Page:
This is the movie that brought me back to the Marvel Cinematic Universe. Yes, I’ve seen all the Avengers films, and yes, I loved Spider-Man: Homecoming, but Thor: Ragnarok is the movie that convinced me Marvel has gas left in their creative tanks. An absolute fever dream of a movie, Ragnarok is filled with the kind of moments DC would sell a kidney to think up and Lucasfilm is too scared to put in a Star Wars flick. The full-throated glee with which the movie greets its characters, its jokes, and its absolute weirdness is a breath of fresh air in superhero films. Where else can you find Academy Award winner Anthony Hopkins urgently mumble, “Oh shit,” under his breath, or an unexpected tribute to “Pure Imagination” from Charlie & the Chocolate Factory? Not in any other major studio tentpole release, that’s for sure.
The Wayfarer books
Becky Chambers’ novels are a recent discovery for me. Having read The Long Way to a Small, Angry Planet at the beach, I couldn’t wait to burn through A Closed & Common Orbit. Now that the third book in the series, Record of a Spaceborn Few, has dropped, I need to hop back on the Chambers train and read that one, too. Aside from being tightly written and filled with excellent, unforced world-building, this series is filled with a sturdy positivity and natural happiness that is missing from most modern fantasy and sci-fi novels. Seriously, these books are just the best.
The music of John Williams
Growing up the son of a professional musician, playing music throughout childhood and into adulthood, and generally being bathed in its positive benefits afforded me the opportunity to hear and experience music from a very early age. Music of all kinds, but particularly film scores, was a constant presence in our home, and John Williams’ soundtracks were always being hummed or sung aloud. Star Wars, Indiana Jones, E.T., Hook, Home Alone, the Olympics theme, the Sunday Night Football theme, the NBC Nightly News theme, Harry Potter—Williams seemed to be an omnipresent, almost mythic musical giant to young Kerry. My love and reverence for John Williams hasn’t faded with adulthood, but has ripened into a more mature appreciation for both his melodies and his musicality. On top of that technical excellence, everything I’ve ever heard or read about John Williams indicates that he’s a genuinely good and kind person, a man who has left the world irrevocably richer and better. With a baby right around the corner, I find that Williams to be an inspiration for me as a person, as a teacher, and as a father.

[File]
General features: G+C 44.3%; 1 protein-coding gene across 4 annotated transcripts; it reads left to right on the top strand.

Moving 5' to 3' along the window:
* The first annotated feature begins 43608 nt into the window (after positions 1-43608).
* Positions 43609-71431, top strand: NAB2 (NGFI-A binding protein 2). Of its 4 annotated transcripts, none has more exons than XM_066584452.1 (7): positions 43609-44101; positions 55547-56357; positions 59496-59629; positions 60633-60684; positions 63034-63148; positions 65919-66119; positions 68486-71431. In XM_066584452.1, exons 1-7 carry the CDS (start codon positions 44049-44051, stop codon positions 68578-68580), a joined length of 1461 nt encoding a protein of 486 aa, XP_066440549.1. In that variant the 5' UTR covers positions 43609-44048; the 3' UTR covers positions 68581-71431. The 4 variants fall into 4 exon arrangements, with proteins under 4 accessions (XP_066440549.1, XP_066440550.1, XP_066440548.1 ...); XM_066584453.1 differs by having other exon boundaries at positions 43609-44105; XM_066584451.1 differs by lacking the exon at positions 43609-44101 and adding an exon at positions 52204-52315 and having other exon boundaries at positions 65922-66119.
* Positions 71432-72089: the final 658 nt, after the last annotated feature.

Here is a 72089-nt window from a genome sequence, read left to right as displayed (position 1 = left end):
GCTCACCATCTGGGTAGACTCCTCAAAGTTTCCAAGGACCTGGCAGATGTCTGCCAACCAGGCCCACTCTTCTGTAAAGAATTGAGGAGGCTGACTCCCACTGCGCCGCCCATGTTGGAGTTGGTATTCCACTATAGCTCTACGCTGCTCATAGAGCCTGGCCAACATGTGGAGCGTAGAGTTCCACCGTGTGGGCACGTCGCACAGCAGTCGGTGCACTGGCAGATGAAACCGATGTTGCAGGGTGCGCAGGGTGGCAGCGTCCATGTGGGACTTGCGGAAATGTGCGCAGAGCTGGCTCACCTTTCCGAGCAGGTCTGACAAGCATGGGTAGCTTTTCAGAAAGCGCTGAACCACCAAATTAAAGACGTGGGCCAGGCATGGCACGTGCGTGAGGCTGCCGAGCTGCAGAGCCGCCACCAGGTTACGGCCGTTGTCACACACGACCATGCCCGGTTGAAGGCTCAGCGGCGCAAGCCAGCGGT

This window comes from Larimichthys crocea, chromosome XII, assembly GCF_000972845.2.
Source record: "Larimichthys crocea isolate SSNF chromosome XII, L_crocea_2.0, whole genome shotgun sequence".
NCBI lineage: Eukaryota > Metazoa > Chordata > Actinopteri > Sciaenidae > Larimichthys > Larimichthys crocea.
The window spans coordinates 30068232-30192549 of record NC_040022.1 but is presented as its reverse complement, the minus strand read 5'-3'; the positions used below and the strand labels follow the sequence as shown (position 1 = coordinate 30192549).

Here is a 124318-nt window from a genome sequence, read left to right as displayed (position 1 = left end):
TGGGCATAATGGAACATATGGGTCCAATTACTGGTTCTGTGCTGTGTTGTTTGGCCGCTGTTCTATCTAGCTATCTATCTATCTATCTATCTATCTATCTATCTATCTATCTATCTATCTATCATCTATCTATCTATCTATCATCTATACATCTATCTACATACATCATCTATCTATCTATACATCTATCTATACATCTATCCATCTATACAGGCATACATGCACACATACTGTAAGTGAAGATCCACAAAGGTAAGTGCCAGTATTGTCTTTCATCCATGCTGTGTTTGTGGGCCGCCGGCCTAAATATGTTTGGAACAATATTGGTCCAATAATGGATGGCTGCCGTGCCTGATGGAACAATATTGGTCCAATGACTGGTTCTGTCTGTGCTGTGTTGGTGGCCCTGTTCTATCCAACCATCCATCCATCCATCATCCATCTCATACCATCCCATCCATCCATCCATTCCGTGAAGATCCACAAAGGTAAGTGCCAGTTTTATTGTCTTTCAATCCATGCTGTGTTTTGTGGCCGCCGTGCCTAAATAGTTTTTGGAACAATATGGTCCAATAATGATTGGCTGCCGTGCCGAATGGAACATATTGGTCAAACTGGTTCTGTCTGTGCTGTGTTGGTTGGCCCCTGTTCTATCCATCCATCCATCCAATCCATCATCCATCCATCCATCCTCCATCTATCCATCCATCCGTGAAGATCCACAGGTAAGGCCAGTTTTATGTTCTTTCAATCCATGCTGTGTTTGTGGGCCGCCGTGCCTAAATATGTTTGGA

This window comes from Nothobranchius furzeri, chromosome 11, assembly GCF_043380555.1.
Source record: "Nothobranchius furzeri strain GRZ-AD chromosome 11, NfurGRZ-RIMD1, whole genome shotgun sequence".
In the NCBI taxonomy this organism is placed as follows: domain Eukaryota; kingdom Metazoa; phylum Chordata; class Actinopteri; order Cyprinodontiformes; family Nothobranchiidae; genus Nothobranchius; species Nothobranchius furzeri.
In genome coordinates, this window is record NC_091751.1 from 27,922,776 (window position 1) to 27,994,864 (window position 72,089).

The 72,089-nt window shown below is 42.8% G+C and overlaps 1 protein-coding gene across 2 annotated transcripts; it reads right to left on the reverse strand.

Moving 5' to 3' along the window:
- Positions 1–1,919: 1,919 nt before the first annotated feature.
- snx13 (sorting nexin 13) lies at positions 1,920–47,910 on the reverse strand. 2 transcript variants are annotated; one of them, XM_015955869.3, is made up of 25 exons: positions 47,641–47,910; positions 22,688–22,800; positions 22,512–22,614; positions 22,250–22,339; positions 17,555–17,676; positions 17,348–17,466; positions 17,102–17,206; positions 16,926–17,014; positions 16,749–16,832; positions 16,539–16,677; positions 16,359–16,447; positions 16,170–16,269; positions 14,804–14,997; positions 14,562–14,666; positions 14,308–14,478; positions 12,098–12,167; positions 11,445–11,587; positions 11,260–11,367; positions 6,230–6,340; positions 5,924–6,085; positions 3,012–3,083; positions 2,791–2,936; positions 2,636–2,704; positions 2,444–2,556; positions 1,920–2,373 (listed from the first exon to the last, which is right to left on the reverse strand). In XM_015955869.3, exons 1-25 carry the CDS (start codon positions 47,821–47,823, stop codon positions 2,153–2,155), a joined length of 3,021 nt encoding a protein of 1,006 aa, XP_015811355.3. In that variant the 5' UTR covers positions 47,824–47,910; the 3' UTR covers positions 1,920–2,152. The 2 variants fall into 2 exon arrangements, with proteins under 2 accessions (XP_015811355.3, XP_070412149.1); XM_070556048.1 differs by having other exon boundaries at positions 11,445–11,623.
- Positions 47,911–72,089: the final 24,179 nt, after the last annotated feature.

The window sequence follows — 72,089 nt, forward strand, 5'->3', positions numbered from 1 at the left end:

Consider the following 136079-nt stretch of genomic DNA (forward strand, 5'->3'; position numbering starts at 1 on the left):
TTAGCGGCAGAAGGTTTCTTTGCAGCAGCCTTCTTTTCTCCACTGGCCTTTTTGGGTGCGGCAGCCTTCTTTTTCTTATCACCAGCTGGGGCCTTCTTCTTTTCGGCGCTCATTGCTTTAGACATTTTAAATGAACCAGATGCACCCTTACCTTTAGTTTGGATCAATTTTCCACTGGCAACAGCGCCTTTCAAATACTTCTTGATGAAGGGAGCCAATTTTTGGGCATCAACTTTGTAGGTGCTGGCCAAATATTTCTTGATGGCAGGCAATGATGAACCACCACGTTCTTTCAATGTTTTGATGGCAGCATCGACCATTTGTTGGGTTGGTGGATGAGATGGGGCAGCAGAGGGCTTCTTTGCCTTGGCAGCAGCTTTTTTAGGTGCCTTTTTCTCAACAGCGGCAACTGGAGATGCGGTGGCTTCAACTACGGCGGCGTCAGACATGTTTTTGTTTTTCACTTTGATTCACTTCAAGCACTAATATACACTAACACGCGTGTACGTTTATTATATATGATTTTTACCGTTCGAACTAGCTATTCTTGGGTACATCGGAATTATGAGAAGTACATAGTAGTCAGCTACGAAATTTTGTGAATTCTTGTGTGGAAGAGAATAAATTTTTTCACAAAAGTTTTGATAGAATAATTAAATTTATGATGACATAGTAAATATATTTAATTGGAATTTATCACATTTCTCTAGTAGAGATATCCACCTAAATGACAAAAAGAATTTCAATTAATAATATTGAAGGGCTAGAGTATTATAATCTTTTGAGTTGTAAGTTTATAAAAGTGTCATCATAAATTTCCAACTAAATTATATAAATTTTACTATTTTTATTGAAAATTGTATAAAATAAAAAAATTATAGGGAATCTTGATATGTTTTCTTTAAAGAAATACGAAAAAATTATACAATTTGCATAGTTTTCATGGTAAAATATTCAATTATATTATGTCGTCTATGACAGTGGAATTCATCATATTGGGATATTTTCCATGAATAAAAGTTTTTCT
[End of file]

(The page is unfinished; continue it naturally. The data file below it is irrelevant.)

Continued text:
I was reading an NPR article last week that mentioned “a blissfully engrossed mental state that psychologists call ‘flow.’” The basic idea is that whenever an activity completely absorbs your attention, you enter the flow state: a supremely chill place where hours pass in happy captivation. Stardew Valley is the main home of my flow state at the moment (and judging by the amount of farming tips the NOE crew has been slinging on our Slack channel the past few weeks, I don’t think I’m the only one!). This deceptively addicting farming simulator brims with stuff to do (people to befriend, dungeons to crawl, fish to catch, fields to clear). When you factor in the amount of detail that ConcernedApe, the game’s creator, packed into every screen and menu and piece of music, I find the green grass of Stardew Valley a happy place to flow.